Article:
4. Eat something

“Drinking on an empty stomach is not a good idea,” says Koob. If you eat while you drink, alcohol gets into the food and slows the absorption — meaning you won't feel the effects as quickly, and will have an easier time keeping your drinking under control.

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5. Get a Breathalyzer

They are not just for police officers! You can buy a professional-grade Breathalyzer online (you can find them for $30 and up) and use it to gauge your own BAC. Some of the devices can be paired with smartphones. “Anyone can use one,” says Mendelson. “They're great.” He asks his patients to measure their BAC twice a day and document it. Seeing indisputable evidence of how much you're drinking can help you cut back.

6. Use your time differently

Because drinking is sometimes a response to boredom, Koob recommends joining a group that interests you. Look into classes offered by a community center or whatever religious organization you belong to. Take a walk or go for a swim. “You don't have to learn rock climbing at 65,” he says. But finding something else to occupy your time can help you drink less.

7. Consider medication

Mendelson is a fan of prescribing drugs to help patients decrease their drinking. “There are a number of medicines that are quite effective,” he says. They include naltrexone, which helps ward off cravings and reduce the pleasurable effects of drinking. It's an option you can discuss with your doctor.

8. Address anxiety and depression

"One reason people drink heavily is because they have other psychological problems, like depression and anxiety,” says Mendelson. Treating those problems can in turn help with alcohol moderation. The Anxiety and Depression Association of America has an online screening tool that can help you determine whether you may be depressed or anxious. Take the quiz, then share the results with your health care provider.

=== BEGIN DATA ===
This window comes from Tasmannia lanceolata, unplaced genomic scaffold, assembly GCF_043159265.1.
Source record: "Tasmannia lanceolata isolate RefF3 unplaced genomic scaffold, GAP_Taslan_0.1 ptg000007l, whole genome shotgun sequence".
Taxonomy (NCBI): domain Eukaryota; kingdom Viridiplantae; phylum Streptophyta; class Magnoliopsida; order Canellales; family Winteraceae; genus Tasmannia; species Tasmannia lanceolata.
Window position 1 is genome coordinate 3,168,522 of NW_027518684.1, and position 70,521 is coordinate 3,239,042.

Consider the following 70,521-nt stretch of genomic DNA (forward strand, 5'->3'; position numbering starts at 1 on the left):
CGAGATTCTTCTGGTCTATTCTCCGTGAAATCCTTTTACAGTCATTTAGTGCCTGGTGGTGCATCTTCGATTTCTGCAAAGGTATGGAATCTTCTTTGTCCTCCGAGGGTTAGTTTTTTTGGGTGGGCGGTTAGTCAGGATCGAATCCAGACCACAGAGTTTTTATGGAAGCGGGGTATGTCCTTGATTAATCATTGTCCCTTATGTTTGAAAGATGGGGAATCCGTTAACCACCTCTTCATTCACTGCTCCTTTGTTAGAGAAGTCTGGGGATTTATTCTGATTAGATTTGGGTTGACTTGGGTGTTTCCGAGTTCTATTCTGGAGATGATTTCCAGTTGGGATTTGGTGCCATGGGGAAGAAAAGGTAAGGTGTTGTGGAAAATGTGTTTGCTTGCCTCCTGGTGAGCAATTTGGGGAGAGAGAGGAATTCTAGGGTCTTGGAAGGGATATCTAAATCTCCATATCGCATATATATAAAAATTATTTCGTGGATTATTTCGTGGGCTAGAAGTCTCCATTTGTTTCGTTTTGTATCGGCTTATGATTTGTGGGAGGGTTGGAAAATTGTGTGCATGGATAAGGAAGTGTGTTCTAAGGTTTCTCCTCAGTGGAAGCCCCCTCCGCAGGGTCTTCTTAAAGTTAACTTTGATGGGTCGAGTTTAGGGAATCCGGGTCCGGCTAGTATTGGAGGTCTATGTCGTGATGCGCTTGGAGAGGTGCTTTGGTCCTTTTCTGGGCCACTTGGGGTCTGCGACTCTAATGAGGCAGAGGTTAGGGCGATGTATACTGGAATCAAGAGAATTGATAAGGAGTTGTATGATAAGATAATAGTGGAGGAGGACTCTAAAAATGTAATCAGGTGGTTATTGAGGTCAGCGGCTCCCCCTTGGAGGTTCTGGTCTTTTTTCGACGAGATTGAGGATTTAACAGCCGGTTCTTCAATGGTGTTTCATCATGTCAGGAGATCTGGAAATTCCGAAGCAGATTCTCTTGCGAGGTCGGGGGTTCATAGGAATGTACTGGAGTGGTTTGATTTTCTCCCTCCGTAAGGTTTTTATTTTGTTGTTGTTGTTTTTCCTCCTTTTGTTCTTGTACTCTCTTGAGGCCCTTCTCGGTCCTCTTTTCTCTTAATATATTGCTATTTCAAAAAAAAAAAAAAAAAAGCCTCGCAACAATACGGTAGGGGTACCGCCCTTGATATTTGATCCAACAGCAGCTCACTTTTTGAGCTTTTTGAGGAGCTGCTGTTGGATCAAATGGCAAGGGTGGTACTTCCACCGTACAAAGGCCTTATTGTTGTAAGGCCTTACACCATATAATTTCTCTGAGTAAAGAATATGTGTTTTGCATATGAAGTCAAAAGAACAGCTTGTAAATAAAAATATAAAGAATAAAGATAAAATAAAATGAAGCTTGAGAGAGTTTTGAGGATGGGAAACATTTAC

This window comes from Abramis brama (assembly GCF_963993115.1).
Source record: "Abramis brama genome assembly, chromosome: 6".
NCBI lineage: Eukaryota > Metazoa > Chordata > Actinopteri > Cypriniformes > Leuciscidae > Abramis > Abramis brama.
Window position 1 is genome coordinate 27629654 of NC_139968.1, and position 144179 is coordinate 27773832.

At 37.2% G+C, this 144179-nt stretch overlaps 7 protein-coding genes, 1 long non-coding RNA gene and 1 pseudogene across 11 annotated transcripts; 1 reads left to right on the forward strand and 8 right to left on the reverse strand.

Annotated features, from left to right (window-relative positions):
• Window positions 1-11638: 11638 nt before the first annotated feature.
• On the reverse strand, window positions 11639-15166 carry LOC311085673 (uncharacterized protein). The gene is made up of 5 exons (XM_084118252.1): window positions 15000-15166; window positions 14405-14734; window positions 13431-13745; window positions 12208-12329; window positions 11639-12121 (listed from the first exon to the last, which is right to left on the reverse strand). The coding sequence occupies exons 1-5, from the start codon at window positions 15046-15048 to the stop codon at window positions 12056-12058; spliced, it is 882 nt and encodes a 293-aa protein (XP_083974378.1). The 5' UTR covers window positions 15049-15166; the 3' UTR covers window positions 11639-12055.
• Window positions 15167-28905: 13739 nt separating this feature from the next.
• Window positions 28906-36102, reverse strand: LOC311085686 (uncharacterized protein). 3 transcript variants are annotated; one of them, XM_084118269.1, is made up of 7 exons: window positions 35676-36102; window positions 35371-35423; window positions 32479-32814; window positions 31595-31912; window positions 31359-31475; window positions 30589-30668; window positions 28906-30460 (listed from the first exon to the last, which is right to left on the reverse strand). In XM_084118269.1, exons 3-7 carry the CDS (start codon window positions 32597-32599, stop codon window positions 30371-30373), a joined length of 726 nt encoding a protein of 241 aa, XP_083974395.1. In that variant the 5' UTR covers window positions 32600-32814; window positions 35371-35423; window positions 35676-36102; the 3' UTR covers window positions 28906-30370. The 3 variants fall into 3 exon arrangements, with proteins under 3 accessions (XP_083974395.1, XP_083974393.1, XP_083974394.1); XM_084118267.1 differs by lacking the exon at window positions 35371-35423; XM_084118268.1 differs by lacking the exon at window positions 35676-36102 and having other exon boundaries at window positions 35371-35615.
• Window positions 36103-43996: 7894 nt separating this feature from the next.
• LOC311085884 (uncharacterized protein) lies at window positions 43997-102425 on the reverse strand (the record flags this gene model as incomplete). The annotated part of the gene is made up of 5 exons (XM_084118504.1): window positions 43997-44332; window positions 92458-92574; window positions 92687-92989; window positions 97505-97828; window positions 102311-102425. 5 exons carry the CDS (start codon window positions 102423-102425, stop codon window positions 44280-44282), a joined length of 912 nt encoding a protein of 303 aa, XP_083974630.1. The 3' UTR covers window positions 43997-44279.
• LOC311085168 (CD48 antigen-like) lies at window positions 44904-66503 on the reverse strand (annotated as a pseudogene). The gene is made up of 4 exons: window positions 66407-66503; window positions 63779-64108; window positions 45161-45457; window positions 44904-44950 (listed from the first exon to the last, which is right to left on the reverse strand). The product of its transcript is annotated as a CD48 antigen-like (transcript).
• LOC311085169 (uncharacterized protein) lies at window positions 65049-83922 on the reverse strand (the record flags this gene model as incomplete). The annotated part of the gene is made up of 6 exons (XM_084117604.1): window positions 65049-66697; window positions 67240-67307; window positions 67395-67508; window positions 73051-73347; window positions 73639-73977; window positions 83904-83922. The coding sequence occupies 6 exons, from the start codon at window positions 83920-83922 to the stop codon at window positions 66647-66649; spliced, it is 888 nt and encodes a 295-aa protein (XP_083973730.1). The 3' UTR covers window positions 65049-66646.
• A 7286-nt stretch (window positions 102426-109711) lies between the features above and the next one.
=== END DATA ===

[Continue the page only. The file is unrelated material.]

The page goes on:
9. Gauge how you feel

“If you cut back and you feel better, that's telling you something,” says Koob. If your head is clearer, you get more work done and you're sleeping better when you drink less, that's a sign that what you're doing is beneficial and motivation to continue on that path. “Listen to your body,” he says.

10. Seek support

Enlisting a spouse or friend to cut back with you, or just to offer encouragement, can help. So can the resources at NIAAA, including Rethinking Drinking, a website that helps you assess and change your drinking habits, and Alcohol Treatment Navigator, an online tool that helps you find treatment programs by zip code. Moderation Management offers online support as well.

Mendelson emphasizes that moderation often doesn't work by itself. In some cases, he says, “You really need to add to that with medication and counseling support.” If you have trouble cutting back on your drinking, speak to a health care professional.

The good news: Drinking problems can be successfully treated at any age. “We have people as old as 80 in our program,” says Mendelson. “We see similar results in those patients as in younger patients.”